Har Karkom

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Har Karkom ("Mountain of Saffron", also called Jabal Ideid) is a mountain in the southwest Negev desert in Israel, half way between Petra and Kadesh Barnea. On the basis that the Israelites travelled across the Sinai peninsula towards Petra in a fairly straight line, a number of scholars have contemplated the possibility of Har Karkom being the Biblical Mount Sinai. Following this theory, Emmanuel Anati excavated at the mountain, and discovered that it was a major paleolithic cult centre, with the surrounding plateau covered with shrines, altars, stone circles, stone pillars, and over 40,000 rock engravings.

Although, on the basis of his findings, Anati advocates the identification of Har Karkom with Mount Sinai,[1][2] the peak of religious activity at the site may date to 2350-2000 BC, and the mountain appears to have been abandoned perhaps between 1950 and 1000 BC; the exodus is sometimes dated between 1600-1200 BC. However, no archaeological evidence has been supported by scholars to maintain a date of 1600-1200 BC. Anati instead places the Exodus, based on other archaeological evidence, between 2350 and 2000 BC.[3]

James K. Hoffmeier wrote[4]

Scholars have reacted with either indifference or antagonism to Anati’s revisionist theory. Revisionist chronologies are not new but have been roundly rejected by trained historians, biblical scholars, and archaeologists. One early critic was Israel Finkelstein, who penned a devastating review.81 He rightly rejects Anati’s conclusions, because the type of Early Bronze Age cultic installations discovered at Har Karkom have also been found in significant numbers in the southern desert, Negev, and Sinai—so Anati’s finds are not unique, and Finkelstein is appalled by Anati’s chronological revisionism. He also finds the location so close to Kadesh and the Negev problematic, especially since a few years earlier he had argued for a south Sinai location for the mountain of God on the basis of ecological factors. Another problem for Anati’s theory is that if this mountain marks the place where Israel received the tablets with the ten commandments, in what language would they have been written between 2200 and 2000 b.c.? The Canaanite alphabetic script, from which the Hebrew script was borrowed, was still developing around 1800 b.c.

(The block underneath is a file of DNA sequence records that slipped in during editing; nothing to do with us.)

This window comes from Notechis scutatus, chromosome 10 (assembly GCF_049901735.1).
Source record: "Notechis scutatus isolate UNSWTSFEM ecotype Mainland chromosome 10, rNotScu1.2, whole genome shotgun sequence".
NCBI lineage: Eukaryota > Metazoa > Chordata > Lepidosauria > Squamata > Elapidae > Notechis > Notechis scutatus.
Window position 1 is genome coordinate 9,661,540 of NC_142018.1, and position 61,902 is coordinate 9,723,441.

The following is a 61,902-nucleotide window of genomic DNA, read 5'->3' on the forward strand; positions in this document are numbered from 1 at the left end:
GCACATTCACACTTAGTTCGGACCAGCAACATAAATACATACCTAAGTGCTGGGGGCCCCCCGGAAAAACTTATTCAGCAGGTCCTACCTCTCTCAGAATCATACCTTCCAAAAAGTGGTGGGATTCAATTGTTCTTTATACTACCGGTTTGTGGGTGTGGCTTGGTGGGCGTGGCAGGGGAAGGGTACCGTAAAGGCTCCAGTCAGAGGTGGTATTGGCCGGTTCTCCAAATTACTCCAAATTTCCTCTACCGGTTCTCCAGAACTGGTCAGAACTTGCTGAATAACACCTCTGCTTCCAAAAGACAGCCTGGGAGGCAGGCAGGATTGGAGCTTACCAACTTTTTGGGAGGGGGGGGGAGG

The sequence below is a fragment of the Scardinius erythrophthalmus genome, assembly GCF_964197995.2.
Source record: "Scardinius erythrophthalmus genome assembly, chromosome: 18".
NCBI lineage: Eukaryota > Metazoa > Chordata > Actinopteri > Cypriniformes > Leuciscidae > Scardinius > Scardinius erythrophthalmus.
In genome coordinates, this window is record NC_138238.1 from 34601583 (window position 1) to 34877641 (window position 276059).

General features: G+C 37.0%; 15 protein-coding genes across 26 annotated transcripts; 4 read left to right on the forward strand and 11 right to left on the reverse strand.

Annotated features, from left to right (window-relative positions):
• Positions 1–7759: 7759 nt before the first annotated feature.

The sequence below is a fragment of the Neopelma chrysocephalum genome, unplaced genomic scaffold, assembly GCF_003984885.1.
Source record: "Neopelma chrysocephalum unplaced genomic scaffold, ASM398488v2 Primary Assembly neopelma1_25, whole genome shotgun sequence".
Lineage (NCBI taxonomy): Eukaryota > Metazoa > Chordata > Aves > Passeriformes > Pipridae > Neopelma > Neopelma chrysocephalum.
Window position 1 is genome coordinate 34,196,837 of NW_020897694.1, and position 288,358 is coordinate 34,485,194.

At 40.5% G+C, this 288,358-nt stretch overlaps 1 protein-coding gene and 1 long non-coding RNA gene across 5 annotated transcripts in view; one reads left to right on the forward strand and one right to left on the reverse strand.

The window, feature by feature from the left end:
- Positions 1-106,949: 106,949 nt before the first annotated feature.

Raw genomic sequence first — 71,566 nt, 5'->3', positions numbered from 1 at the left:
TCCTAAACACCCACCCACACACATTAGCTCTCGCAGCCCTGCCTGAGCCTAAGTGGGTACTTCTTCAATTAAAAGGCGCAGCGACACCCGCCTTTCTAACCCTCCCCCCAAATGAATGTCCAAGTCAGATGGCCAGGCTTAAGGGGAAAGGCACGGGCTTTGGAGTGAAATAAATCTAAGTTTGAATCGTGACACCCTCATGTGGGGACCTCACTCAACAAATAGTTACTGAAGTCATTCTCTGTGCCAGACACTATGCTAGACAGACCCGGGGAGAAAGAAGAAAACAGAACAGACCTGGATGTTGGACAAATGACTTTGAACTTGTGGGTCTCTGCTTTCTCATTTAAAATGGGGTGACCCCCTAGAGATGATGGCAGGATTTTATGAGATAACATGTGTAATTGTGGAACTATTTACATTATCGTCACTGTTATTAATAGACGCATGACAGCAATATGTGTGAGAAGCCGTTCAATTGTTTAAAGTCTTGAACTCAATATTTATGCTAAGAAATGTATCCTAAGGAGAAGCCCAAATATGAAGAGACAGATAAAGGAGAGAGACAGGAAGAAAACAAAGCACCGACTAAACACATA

Citations and Notes[edit]

  1. ^ Emmanuel Anati, The riddle of Mount Sinai : archaeological discoveries at Har Karkom (2001)
  2. ^ Mount Sinai has been found: some Archaeological discoveries at Har Karkom
  3. ^ Mount Sinai has been found: some Archaeological discoveries at Har Karkom
  4. ^ Hoffmeier, James K. (2005). Ancient Israel in Sinai: The Evidence for the Authenticity of the Wilderness Tradition. Oxford University Press. p. 126. ISBN 978-0-19-515546-4. 

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Coordinates: 30°17′N 34°45′E / 30.283°N 34.750°E / 30.283; 34.750